Jul 02, 2022
If men could get pregnant, abortion would be a sacrament.
--Gloria Steinem, The Verbal Karate of Florynce R. Kennedy, Esq.
In light of the Supreme Court's Dobbs decision overturning Roe v. Wade, a number of readers have written asking whether I thought the Missouri state legislature and other similar state legislatures will consider enacting legislation that would ban sexual intercourse in their states. The question is not as frivolous as it would at first appear and in light of the steps the Missouri legislature took during the 2021 session, it is a sensible question. It would instantly put to rest further discussion about abortions in those states. Pregnancy would become a thing of the past.
"During its 2021 session, the Missouri Senate voted to prevent Missouri state's Medicaid program from paying for the 'morning after pill' and intrauterine devices (IUDs) used by women to prevent pregnancy."
In 2021 the Republican-led Missouri Senate launched an effort to limit the ability of those who depend on assistance from Medicaid to obtain devices that would prevent women who had engaged in sexual intercourse or planned to do so, from becoming pregnant. During its 2021 session, the Missouri Senate voted to prevent Missouri state's Medicaid program from paying for the "morning after pill" and intrauterine devices (IUDs) used by women to prevent pregnancy. In the discussion of that legislation, some Republican lawmakers said that using IUDs or the "morning after pill" was like getting an abortion.
In assuming their position with respect to Medicaid, the Missouri legislators were following the lead of Texas Republican Senator, Ted Cruz, who has repeatedly referred to birth control pills as being abortion-inducing drugs, ignoring the fact that in fact they prevent pregnancy rather than terminate it. By the end of the 2021 legislative session that language had been abandoned by the Missouri legislators who had proposed it, but with the demise of Roe, it may well be resurrected.
The foregoing is merely one example of the kind of legislation Republican-inspired legislators may introduce in order to further their purported goals of preserving all human life, even before it occurs. The failure of the Missouri legislators to attain their goal in their 2021 session should not lead to an assumption they never will. As House Minority Leader, Kevin McCarthy (R.Ca.) said following the issuance of the Dobbs ruling and the possibility that following the November election Republicans would once again control the House of Representatives, the GOP's anti-abortion work "is far from done." He went on to say: "The right to life has been vindicated. The voiceless will finally have a voice. This great nation can now live up to its core principle, that all are created equal, not born equal, created equal." Kevin is presumably referring to what happens when sexual intercourse takes place. Rep. McCarthy's hope for the future of the unborn is shown by a bill whimsically proposed to be introduced next year by Mickey Dollens, (D-Oklahoma).
In an interview following the passage of a 2022 bill in the Oklahoma Legislature that greatly limits the ability of a woman to get an abortion, Mr. Dollens suggested that next year he would introduce a bill in the Oklahoma legislature that would provide that all boys should receive a mandatory reversible vasectomy to prevent unwanted pregnancies. As he explained in his interview, "If you really want to end abortion, if that's your objective, then I would invite you to coauthor a bill that I am considering next year that would mandate each male, when they reach puberty, get a mandatory vasectomy that is only reversible when they reach the point of financial and emotional stability. If you think that's crazy, maybe you understand how fifty percent of Oklahomans feel about the passage of the anti-abortion bills that were enacted during the recent legislative session." Considering possible future legislation, Rep. Dollens said: "If there is one thing I have learned from my six years in the Legislature, it is if one Republican-controlled state does something, Oklahoma will follow suit." His concern about what other states might do is warranted.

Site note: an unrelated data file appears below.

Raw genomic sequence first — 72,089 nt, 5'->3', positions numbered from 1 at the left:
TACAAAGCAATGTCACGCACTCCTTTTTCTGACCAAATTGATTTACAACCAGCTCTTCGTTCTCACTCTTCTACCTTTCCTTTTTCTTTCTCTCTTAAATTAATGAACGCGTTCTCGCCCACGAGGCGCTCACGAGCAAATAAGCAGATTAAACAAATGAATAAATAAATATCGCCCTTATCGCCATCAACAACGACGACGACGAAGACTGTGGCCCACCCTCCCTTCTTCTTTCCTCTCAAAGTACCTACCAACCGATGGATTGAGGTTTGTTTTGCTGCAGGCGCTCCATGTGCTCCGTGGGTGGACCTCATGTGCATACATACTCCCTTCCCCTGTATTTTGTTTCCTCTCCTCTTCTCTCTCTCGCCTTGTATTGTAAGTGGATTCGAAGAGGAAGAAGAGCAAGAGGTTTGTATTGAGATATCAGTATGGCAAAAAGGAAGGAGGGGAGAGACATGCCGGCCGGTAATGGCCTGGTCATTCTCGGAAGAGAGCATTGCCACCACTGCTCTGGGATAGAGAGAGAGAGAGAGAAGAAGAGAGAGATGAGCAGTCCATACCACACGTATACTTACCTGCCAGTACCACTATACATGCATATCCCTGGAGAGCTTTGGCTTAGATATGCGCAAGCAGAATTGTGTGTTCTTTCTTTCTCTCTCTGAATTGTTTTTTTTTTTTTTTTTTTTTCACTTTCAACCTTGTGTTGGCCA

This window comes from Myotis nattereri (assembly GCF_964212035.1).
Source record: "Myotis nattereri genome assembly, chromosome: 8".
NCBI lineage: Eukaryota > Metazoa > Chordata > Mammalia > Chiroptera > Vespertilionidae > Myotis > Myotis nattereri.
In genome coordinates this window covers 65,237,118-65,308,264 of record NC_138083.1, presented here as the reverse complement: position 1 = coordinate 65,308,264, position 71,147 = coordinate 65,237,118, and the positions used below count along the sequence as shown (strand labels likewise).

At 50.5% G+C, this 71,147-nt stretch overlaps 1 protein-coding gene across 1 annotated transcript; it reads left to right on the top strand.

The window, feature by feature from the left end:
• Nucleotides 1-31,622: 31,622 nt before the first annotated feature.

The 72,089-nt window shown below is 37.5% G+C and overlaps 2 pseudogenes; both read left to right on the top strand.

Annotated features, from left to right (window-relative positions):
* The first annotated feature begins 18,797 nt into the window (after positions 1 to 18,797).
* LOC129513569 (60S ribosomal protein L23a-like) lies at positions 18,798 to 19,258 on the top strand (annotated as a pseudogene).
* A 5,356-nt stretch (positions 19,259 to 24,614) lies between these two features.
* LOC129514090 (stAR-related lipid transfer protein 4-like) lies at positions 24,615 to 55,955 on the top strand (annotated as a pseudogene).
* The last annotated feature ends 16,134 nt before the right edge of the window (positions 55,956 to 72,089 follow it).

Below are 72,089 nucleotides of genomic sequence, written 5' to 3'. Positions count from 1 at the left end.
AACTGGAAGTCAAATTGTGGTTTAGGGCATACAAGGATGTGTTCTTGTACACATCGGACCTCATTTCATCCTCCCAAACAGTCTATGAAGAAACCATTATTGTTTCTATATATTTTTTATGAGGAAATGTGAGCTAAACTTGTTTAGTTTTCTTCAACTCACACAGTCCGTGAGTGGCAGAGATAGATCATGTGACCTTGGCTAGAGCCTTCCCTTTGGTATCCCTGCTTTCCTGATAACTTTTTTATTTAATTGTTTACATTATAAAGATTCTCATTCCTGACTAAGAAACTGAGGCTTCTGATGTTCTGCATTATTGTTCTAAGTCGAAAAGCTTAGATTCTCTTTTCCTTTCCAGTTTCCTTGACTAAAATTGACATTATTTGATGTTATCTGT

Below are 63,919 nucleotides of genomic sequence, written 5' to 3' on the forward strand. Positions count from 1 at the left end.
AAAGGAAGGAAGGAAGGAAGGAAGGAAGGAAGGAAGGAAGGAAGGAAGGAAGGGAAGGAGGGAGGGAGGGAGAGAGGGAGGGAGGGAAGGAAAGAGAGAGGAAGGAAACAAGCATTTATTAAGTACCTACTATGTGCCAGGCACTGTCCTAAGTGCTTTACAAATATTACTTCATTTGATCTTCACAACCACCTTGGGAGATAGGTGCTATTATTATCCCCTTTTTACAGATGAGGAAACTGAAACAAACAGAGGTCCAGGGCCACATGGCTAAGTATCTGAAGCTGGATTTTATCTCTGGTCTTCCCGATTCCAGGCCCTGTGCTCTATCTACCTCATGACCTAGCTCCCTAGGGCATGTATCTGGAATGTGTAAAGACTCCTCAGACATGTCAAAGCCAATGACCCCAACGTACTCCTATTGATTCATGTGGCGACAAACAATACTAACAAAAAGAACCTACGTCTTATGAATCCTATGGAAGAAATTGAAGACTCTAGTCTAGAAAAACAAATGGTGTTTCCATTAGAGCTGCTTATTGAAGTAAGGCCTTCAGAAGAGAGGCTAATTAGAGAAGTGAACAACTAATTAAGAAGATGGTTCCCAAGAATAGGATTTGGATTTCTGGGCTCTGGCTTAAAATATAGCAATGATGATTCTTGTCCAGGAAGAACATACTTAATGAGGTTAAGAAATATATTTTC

Following the release of the Dobbs opinion one Missouri legislator who had been involved in the 2021 fight to limit the kinds of birth control that would be provided for Medicaid recipients, addressed what future attempts to control the reproductive rights of women he would support. In addressing the question he said: "There are some that I think are okay and some that I don't believe in, especially the morning after pill and things that come after conception. So I think anything's on the table."
There is almost certainly one thing that is not on the table. My proposal. If states that are so focused on the evils of abortion simply banned sexual intercourse, women would no longer have to worry about becoming pregnant and the need for abortions would vanish. Unlike all the other methods being discussed by men in state legislatures, it would have exactly the same effect on men that it has on women. That, all male legislators would unanimously agree, would be a bummer and for that, and perhaps other reasons, it will never happen.
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